Secondly, every type of website needs a slightly different theme. And it’s more about the nature of the theme rather than some design traits.

For instance, a corporate site needs to use a different theme than a traditional blog. A photo blog is a completely different kind of website than an online magazine, and so on.

It’s not without a reason that every theme here at ThemeFuse is different and provides a number of unique features. I don’t want to sound too promotional, but I’m sure you’ve noticed that we’re very niche-focused and dedicated not to make our themes general.

While choosing a theme for yourself you should be very specific and niche-focused as well. Here are some tips on how to select a theme.

Start with your niche and the nature of your site.

Every site has some specific needs in order to create a quality result. Start by defining what kind of site you want exactly. And then when searching for the actual theme, you will be able to reject most of the possibilities for not being in tune with your guidelines.

Sometimes just a simple two-word description of your site is enough. Like: “news site.” This by itself creates a fairly accurate image of the design you’re after.

Examine your audience.

No matter what your goals are, the theme needs to speak to your audience. They shouldn’t be confused when they visit the site. Everything should be clear right from the get-go.

A good way of achieving this is to create something like a profile of your average visitor. Then put every possible theme against this profile and decide whether it’s a good fit or not.

List the features you need.

Getting some individual features implemented is an expensive approach (even if you’re the one implementing). It’s actually a lot cheaper to get them either built-in with the theme or install them as plugins.

List everything that should be a part of the theme by default. Then simply reject every theme that doesn’t fit the profile.

Check what your competition is up to.

Spying on your competition is always a good idea no matter what market you’re in.

By looking at what everybody else is doing you can get a pretty basic idea of what’s probably working well in the niche and what isn’t. This should be a nice additional insight during your selection process.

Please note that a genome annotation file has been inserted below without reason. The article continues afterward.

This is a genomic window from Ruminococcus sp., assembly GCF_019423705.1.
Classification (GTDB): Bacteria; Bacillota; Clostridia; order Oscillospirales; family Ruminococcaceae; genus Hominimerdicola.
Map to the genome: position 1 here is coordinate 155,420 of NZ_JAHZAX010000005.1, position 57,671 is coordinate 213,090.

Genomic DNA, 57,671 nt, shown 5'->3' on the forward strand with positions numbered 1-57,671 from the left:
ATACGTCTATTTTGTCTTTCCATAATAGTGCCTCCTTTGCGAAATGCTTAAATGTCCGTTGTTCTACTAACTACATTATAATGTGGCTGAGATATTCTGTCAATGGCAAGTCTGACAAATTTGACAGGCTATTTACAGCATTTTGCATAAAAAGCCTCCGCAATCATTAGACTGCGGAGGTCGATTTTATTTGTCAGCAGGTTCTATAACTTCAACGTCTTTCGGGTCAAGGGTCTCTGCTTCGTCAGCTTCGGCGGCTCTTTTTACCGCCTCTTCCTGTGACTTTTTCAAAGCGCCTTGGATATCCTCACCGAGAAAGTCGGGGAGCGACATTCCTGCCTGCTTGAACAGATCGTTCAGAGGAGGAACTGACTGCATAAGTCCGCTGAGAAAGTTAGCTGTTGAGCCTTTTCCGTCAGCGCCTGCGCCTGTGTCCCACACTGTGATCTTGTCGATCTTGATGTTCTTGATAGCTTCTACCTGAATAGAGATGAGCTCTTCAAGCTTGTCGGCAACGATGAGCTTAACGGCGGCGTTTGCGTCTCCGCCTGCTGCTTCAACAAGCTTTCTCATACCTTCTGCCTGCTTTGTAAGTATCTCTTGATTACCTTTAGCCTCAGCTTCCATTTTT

Finally select whatever looks good.

If a given theme has gone through all of the previous steps, and you also like it visually then you should probably just go ahead and take it.

In the end, among other things, an important characteristic of a good theme is that you simply like looking at it.

(Furthermore, there’s a set of characteristics of quality WordPress themes, like for example: the license, SEO features, customizable design and layout, and more. Feel free to go over to my post at Problogger to get the full story: How to Select the Perfect WordPress Theme for Your Blog.)

If you’re in need of a quality theme then you probably already know what I’m going to say… Check out our gallery, I’m sure you’ll find something interesting there.

Installing the theme

This is fairly easy, so I won’t get into much detail here. You basically only need to upload your new theme via FTP (FileZilla – a free FTP client) to the themes directory, and then activate it through the admin panel.

(In case you need more help, here’s a tutorial: Install Your First WordPress Theme.)

However, one thing I want to point out is that if you’re using one of our themes and you want to tweak it a little, it’s best if you do it through a child theme. That way, you can still install all updates and your changes will remain intact.

Find out more about child themes (and how to create them) here: Child Themes – What They Are, How to Use Them, and Why.

The next step

Next time I’m going to talk about some of the essential plugins for every WordPress site. I promise I won’t make it obvious, even though I’m sure you’re already pretty familiar with some of the plugins I’m going to list (however, Akismet won’t be on the list…).

I’m also going to cover the best startup settings for those plugins (in my opinion). A lot of stuff coming soon, so I invite you to come back in a week or so to get the whole package.

In the meantime, what’s your opinion about my approach at taking care of the initial settings in WordPress? Do you have any insights of your own you’d like to share?